S. Africa's safaris struggling to switch to electric off-road cars

CAPE TOWN: Many urban drivers in wealthy countries still find themselves worried about the limits of an electric car's battery, but range anxiety takes on a new meaning when out on a safari.

The risk of being stranded on a savannah in searing heat is not one that many safari tourists want to take. But that hasn't stopped South Africa's eco-safaris from trying to push electric mobility to its limits.

In the solar-powered luxury lodge Cheetah Plains in South Africa's world-famous Kruger Park, they use electric all-terrain vehicles whose batteries are recharged by solar energy. Numerous other lodges are also experimenting with battery-powered off-road vehicles.

But this is not without its problems.

Safaris usually cover long distances on rugged terrain, conditions that have been proving too much for many electric car batteries.

So far, recharging stations in the middle of the savannah are scarcely an option, reports Julie Cheetham, business manager of Weeva, a platform that supports tourism operators in the area of sustainability.

Another problem is that dust and sand also are a challenge for electric motors.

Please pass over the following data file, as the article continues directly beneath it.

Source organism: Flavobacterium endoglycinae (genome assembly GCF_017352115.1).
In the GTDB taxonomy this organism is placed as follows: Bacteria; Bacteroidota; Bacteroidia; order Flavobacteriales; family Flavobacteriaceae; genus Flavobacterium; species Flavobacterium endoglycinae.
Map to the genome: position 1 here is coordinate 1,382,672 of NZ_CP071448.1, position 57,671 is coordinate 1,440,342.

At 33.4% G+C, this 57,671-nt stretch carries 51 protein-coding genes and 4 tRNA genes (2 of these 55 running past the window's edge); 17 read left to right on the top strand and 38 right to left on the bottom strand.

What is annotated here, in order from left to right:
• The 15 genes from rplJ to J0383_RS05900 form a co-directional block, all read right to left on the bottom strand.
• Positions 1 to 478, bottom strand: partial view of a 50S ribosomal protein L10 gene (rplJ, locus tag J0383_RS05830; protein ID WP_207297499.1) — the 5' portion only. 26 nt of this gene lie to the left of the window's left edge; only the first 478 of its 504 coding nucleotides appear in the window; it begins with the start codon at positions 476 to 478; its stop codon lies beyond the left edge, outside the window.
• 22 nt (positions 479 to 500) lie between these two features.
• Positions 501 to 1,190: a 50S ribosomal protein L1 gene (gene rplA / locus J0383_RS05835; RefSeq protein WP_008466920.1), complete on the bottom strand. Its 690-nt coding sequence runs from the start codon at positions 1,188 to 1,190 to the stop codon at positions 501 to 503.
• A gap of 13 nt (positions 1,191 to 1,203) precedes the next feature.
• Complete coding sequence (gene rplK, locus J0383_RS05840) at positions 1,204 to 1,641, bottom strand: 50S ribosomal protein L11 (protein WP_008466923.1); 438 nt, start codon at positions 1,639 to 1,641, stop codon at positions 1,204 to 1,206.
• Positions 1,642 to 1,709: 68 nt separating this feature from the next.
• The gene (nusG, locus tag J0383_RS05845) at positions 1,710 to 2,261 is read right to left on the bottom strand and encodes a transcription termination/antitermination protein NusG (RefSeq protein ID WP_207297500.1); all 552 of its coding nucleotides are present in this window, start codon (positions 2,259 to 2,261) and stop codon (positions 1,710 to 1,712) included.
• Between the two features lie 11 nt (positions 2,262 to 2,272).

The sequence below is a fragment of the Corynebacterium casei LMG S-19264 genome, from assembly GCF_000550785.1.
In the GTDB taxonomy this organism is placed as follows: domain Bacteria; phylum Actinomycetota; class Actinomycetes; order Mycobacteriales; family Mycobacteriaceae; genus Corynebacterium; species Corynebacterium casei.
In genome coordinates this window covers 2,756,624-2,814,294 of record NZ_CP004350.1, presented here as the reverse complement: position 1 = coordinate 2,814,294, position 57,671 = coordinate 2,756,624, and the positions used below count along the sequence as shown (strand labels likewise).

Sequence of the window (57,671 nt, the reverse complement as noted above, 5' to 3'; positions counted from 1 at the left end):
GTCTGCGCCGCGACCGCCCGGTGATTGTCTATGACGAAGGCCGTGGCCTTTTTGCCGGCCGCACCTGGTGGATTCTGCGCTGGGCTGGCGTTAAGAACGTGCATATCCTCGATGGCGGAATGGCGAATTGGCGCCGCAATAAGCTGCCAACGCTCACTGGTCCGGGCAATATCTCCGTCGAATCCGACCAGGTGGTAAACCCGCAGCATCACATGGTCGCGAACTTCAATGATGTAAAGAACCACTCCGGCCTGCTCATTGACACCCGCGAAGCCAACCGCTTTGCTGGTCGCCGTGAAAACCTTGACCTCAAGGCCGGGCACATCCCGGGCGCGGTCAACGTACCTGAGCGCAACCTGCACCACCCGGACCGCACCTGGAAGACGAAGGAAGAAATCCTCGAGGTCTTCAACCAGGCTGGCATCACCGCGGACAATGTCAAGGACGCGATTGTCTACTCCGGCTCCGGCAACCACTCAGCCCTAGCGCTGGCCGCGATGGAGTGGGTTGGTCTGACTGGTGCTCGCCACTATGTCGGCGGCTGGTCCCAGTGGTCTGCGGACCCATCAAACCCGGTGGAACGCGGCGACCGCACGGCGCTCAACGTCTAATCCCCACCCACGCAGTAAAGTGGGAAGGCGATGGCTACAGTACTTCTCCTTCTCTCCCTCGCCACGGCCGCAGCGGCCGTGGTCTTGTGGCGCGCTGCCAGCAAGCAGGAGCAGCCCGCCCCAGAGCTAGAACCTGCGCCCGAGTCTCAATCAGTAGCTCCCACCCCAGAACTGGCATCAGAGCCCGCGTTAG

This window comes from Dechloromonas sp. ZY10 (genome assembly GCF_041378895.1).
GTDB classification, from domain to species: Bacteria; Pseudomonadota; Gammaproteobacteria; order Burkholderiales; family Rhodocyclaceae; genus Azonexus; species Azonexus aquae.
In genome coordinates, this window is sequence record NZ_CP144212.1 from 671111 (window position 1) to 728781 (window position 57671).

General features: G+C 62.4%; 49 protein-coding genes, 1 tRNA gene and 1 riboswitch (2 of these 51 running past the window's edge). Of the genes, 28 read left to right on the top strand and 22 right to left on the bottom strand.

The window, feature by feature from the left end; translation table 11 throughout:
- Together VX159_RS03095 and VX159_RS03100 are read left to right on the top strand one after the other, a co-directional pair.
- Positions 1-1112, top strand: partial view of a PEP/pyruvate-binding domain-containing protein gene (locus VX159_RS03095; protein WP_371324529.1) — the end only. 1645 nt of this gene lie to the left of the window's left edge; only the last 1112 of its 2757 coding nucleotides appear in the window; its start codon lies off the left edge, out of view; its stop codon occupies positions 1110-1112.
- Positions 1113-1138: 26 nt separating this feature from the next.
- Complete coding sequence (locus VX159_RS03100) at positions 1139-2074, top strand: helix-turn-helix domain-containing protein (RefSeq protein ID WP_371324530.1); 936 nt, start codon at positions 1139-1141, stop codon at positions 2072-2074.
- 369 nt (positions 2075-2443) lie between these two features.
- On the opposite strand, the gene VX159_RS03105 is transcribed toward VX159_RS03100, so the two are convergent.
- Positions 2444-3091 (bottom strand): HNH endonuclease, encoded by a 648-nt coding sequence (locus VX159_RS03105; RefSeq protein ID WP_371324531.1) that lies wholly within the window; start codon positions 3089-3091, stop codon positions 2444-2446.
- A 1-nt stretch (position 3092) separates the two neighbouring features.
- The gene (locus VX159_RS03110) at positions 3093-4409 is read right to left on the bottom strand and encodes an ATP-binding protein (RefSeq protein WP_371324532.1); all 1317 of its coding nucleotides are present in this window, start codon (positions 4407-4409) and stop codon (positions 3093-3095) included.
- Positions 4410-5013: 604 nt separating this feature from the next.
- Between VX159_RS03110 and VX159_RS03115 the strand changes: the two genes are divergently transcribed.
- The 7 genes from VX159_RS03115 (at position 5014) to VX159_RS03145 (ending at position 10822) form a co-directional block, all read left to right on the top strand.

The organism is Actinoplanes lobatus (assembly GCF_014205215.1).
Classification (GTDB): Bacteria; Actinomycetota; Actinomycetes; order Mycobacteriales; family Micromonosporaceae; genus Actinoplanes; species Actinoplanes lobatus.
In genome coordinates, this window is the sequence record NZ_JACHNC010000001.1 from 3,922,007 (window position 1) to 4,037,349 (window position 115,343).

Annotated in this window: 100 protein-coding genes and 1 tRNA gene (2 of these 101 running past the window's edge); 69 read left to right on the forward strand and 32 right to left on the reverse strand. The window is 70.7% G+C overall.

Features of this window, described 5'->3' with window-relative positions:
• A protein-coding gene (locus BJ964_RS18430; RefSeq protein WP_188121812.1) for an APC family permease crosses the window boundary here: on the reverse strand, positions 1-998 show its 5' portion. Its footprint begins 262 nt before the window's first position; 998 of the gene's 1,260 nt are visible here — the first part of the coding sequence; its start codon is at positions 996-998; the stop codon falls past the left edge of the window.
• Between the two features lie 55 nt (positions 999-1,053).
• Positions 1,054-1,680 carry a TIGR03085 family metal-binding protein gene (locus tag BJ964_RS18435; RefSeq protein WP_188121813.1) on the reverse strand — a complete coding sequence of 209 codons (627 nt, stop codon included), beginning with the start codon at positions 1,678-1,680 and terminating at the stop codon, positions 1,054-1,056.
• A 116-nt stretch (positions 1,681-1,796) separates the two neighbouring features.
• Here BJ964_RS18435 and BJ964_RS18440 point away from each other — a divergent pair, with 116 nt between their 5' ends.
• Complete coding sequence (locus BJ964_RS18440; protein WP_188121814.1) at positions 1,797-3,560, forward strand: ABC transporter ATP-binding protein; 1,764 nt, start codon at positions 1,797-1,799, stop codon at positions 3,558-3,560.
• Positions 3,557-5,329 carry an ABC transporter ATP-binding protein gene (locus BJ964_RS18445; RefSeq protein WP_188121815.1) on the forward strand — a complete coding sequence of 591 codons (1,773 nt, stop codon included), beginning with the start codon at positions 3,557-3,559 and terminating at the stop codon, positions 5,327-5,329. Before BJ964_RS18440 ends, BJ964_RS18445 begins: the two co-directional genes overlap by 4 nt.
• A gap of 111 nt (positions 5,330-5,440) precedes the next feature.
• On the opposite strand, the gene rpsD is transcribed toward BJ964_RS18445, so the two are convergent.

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South Africa is at the forefront of ecologically minded safaris, and local experts say this tourism segment has seen a great amount of reevaluation.

Many safari companies are investing in environmental projects and seeking a balance in carbon dioxide (CO2) emissions, and eco-operators such as Singita are promising guests a CO2-neutral stay.

The effects of this new sustainability are making people sit up and take notice. Tswalu, a 114,000-hectare reservation, has developed into a carbon-positive protection zone. Carbon compensation now outpaces emissions.

Seeking to limit the environmental footprint of their "gentle tourism" offerings, South Africa's Tswalu reservation has invested in four smaller conventional safari vans which consume less fuel than normal-sized ones and don't have the range issues of electric vehicles.

There are other safari mobility options - for example touring on foot, saddling up a horse or hopping on a bicycle. Cheetham says all these are increasingly in demand.

Here, instead of being seated safely inside some fume-belching off-road car, guests are more in control. But they also have to depend all the more on the expertise of an experienced ranger, one who carries a loaded rifle along, just in case.
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